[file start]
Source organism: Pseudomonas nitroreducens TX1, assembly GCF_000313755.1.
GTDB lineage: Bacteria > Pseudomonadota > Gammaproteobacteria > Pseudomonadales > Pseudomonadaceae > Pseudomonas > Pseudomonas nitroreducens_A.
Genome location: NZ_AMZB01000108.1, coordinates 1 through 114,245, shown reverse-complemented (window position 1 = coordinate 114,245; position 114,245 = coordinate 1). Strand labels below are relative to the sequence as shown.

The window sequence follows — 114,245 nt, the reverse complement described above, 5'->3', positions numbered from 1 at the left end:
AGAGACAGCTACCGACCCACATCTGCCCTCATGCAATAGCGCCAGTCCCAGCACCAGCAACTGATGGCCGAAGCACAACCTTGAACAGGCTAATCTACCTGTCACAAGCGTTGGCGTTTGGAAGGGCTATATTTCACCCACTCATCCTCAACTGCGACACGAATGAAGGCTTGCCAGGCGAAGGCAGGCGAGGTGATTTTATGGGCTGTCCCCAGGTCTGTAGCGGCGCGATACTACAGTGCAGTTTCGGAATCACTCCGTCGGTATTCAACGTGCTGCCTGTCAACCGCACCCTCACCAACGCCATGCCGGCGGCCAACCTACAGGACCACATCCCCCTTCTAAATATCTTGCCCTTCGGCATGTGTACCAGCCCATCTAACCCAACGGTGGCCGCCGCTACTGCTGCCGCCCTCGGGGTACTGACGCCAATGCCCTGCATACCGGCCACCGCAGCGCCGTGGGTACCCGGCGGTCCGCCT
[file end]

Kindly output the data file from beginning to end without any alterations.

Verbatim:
Source organism: Pseudomonas nitroreducens TX1, assembly GCF_000313755.1.
GTDB lineage: Bacteria > Pseudomonadota > Gammaproteobacteria > Pseudomonadales > Pseudomonadaceae > Pseudomonas > Pseudomonas nitroreducens_A.
Genome location: NZ_AMZB01000108.1, coordinates 1 through 114,245, shown reverse-complemented (window position 1 = coordinate 114,245; position 114,245 = coordinate 1). Strand labels below are relative to the sequence as shown.

The window sequence follows — 114,245 nt, the reverse complement described above, 5'->3', positions numbered from 1 at the left end:
AGAGACAGCTACCGACCCACATCTGCCCTCATGCAATAGCGCCAGTCCCAGCACCAGCAACTGATGGCCGAAGCACAACCTTGAACAGGCTAATCTACCTGTCACAAGCGTTGGCGTTTGGAAGGGCTATATTTCACCCACTCATCCTCAACTGCGACACGAATGAAGGCTTGCCAGGCGAAGGCAGGCGAGGTGATTTTATGGGCTGTCCCCAGGTCTGTAGCGGCGCGATACTACAGTGCAGTTTCGGAATCACTCCGTCGGTATTCAACGTGCTGCCTGTCAACCGCACCCTCACCAACGCCATGCCGGCGGCCAACCTACAGGACCACATCCCCCTTCTAAATATCTTGCCCTTCGGCATGTGTACCAGCCCATCTAACCCAACGGTGGCCGCCGCTACTGCTGCCGCCCTCGGGGTACTGACGCCAATGCCCTGCATACCGGCCACCGCAGCGCCGTGGGTACCCGGCGGTCCGCCT